by Anjali Aryamvally on  December 17, 2017 at 7:02 PM Clinical Trials News
Non-opioid Pain Medication Reduces Opioid Uses After Surgery
Patients who received the non-opioid pain medication gabapentin before and after surgery were somewhat more likely to stop using opioids after surgery.

Millions of Americans undergo surgery each year and most are prescribed opioids for pain management. Some of these patients become chronic users of opioids.

Patients scheduled for surgery from May 2010 to July 2014 and followed up to two years

Gabapentin before and after surgery or the active placebo lorazepam before surgery and an inactive placebo after surgery (interventions); time to pain resolution (five consecutive reports of zero on a pain scale) and time to opioid cessation (five consecutive reports of no opioid use) (outcomes); 410 patients were separated nearly evenly into gabapentin or placebo treatment groups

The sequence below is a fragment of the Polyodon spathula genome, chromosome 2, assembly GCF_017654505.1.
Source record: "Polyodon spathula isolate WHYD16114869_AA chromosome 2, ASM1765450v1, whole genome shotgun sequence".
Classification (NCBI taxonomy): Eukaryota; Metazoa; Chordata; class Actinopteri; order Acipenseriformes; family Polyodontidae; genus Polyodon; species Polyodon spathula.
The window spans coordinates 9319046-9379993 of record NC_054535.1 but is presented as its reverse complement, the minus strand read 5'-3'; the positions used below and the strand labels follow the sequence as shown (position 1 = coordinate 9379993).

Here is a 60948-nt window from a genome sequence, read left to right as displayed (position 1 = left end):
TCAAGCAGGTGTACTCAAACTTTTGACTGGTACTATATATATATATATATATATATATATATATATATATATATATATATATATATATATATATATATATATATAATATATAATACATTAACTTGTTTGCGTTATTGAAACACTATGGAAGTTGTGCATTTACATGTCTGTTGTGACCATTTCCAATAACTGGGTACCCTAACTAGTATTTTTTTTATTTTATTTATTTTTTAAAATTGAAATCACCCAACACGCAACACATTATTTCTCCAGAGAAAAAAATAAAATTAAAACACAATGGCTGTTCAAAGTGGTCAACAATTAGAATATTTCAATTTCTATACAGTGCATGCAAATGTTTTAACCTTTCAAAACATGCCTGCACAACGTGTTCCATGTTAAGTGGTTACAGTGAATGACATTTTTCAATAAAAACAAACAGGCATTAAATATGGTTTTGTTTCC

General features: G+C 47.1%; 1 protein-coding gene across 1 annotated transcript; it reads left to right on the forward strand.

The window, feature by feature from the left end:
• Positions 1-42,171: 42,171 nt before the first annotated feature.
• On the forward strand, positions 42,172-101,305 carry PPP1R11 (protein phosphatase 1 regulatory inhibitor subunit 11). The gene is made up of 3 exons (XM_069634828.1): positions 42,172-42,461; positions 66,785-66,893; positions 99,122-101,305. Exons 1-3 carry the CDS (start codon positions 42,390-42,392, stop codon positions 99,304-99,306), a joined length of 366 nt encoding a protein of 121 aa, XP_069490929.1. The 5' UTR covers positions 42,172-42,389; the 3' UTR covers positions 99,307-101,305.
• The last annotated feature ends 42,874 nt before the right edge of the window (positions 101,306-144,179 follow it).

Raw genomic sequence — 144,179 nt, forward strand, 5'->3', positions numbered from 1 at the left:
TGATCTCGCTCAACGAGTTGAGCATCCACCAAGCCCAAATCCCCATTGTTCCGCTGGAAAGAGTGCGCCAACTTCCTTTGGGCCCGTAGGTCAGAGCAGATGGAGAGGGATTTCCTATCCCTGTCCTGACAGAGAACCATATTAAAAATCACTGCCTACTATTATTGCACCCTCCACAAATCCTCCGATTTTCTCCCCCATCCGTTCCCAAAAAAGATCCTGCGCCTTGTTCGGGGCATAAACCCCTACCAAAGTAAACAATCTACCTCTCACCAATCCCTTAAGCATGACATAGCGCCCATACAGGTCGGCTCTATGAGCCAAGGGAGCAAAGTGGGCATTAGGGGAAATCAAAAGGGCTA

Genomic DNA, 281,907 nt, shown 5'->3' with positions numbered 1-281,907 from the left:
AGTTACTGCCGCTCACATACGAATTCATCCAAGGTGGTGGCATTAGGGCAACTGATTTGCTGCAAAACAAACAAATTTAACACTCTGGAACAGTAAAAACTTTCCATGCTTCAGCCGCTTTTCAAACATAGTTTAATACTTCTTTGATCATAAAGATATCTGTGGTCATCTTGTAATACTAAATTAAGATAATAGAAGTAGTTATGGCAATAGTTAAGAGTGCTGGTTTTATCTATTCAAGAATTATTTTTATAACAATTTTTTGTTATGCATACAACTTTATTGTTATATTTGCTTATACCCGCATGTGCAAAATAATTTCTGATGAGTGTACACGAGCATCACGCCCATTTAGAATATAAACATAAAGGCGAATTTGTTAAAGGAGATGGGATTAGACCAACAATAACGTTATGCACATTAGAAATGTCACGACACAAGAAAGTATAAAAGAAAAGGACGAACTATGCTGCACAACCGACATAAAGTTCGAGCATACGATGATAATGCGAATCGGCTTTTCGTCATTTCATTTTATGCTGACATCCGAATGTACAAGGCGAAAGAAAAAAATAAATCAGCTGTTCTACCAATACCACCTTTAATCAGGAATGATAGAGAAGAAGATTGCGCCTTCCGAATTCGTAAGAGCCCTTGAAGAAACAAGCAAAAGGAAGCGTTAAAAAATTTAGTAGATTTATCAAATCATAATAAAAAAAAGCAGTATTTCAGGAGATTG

This was a randomized clinical trial (RCT). An RCT allows for the strongest inferences to be made about the true effect of an intervention. However, not all RCT results can be replicated in real-world settings because patient characteristics or other variables may differ from those that were studied in the RCT.

• Gabapentin before and after surgery had no effect compared with placebo on time to cessation of pain.

• Patients who received gabapentin had a modest increase in opioid cessation.

Study Limitations: Physicians could prescribe different medications to different patients and this could have affected outcomes.

Study Conclusions: Routine use of gabapentin before and after surgery may be warranted if it can promote opioid cessation and prevent chronic use of opioids.

Source: Eurekalert

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